You can hear the Hammond “cymbal” backing up the cans drum set in this next demo. For this I was able to borrow a friend’s echo unit and, at last, a bass guitar. With sound-on-sound recording, the first tracks lose their clarity, so I learned to record the first few tracks with a lot of treble, knowing that the sound would mellow out after a few generations of copying.
I also discovered the “clean” sound produced by plugging the guitar (and the bass) directly into the mic input. You can hear this sound on the guitar part doubling the bass line. It sounds much brighter than the guitar solo miked from my Ampeg Jet amp.
1967 was a big year in contemporary music (more on that below). I had been giving recording demos to several of my father’s musician friends (one of whom was the great jazz bass player Arnold Fishkind). Someone said that I should put together a presentation about this recording technique since so few people knew about it (at the time). In January of 1967 my father and I walked into Electronics Unlimited (a hi-fi store on Sunrise Highway in Merrick, NY) and asked the salesman for the best tape recorder with sound-on-sound in the store. The salesman was a most dour man named Ray. He never smiled, but after an exhaustive two-minute demo he sold us a Tandberg 64X for $448.80.
The 64X was designed in 1966 and, in addition to sound-on-sound, it had echo, three speeds and decent specs (40-18k +/- 2dB @7.5 IPS). Tandberg was a large and respected Norwegian company with a significant presence in Europe. (The story of its founder, Vebjorn Tandberg, is one of great success and ultimate tragedy.)
I fell in love with the 64X and recorded constantly. One of the first songs I recorded on it was a song from my “youth” – Walk Don’t Run. As you can hear, the sound quality is much better with the Tandberg. The can drums have been replaced by my new Ace Tone FR-1 Rhythm Ace drum machine. In addition, I also played acoustic drums – the drummer in my band would sometimes leave his kit at my house and I practiced on them.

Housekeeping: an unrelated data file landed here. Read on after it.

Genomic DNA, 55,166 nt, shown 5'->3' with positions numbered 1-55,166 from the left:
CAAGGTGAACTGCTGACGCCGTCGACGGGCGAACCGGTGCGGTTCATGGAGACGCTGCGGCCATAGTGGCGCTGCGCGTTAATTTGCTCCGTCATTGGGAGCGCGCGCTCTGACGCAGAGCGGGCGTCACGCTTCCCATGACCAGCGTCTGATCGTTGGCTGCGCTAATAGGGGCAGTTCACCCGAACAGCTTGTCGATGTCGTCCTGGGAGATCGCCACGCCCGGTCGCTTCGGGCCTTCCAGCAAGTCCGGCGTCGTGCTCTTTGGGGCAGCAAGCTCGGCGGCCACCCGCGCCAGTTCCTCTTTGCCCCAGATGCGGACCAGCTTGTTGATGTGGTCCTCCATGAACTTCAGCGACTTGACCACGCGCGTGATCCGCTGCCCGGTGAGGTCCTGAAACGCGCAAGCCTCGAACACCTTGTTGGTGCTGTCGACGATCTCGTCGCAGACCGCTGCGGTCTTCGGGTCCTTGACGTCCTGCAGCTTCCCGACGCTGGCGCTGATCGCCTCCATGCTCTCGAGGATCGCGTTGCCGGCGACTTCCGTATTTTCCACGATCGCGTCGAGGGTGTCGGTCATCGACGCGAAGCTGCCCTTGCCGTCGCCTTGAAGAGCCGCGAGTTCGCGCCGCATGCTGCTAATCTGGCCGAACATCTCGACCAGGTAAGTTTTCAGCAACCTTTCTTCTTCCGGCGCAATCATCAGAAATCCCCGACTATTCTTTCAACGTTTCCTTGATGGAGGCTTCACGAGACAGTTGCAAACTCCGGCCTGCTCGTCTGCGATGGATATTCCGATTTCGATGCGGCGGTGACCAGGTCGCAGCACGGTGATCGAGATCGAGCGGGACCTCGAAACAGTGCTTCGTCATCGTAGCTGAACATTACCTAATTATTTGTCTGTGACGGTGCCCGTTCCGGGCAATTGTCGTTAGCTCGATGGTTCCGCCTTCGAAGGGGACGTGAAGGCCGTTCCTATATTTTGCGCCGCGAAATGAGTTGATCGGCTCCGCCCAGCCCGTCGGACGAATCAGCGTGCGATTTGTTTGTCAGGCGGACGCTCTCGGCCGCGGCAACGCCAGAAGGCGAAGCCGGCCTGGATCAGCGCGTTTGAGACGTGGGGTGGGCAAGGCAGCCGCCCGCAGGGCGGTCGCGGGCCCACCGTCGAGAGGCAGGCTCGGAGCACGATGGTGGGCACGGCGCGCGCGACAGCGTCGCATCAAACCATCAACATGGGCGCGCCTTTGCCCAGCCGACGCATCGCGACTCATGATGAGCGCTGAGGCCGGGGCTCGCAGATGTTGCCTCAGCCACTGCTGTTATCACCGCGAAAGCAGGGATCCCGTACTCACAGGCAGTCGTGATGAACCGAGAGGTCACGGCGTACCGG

One day my father made a gutsy move – he told the Dean of Students at his school about me, and she said something like, “Well let’s have him play for our students,” and she scheduled me for an assembly program. There is nothing like a deadline.
And so my “Sound-On-Sound Music” show was created. (How is this for “trial by fire” – a 15-year-old-sophomore, presenting a 35 minute demonstration/performance for the first time, in front the senior class of a rival high school. Yes indeed.)
Here is the backup track for one of the songs in my show from 1967. (This is the raw recording – no EQ or noise reduction added.) I finally had a bass guitar – a 1966 Ampeg AEB-1 scroll head bass. (A story on Ampeg can be found here.) 3 tracks – two direct, and the drums recorded last, where I tried to copy the great “hanging” snare sound in “You Really Got Me.”
A few months later one of my father’s musician friends suggested that we contact Tandberg to see if they might be interested in sponsoring my performances. I had already done several performances at other schools and had gotten some nice press in Newsday and in other local papers. Tandberg’s US office was located in Pelham – not very far from Long Island. We contacted them and were connected with Bob Bowman. Bob came to one of my performances, after which he booked me for the Tandberg exhibit at the New York Hi-Fi show in September at the Statler Hilton hotel (directly across from Penn station). This was my first “gig” in the city as well as my first trade show. I was blown away by the size of the crowds as well as by the seemingly endless rooms full of the newest equipment.
(“Singing sensation?” Remember, in print and most especially in the virtual world, everyone is beautiful, everyone is a virtuoso, and everyone is a singing sensation.)
Part of my payment for the show was a new 64X. It took me a few months to realize that, with two machines, I could create stereo sound-on-sound recordings.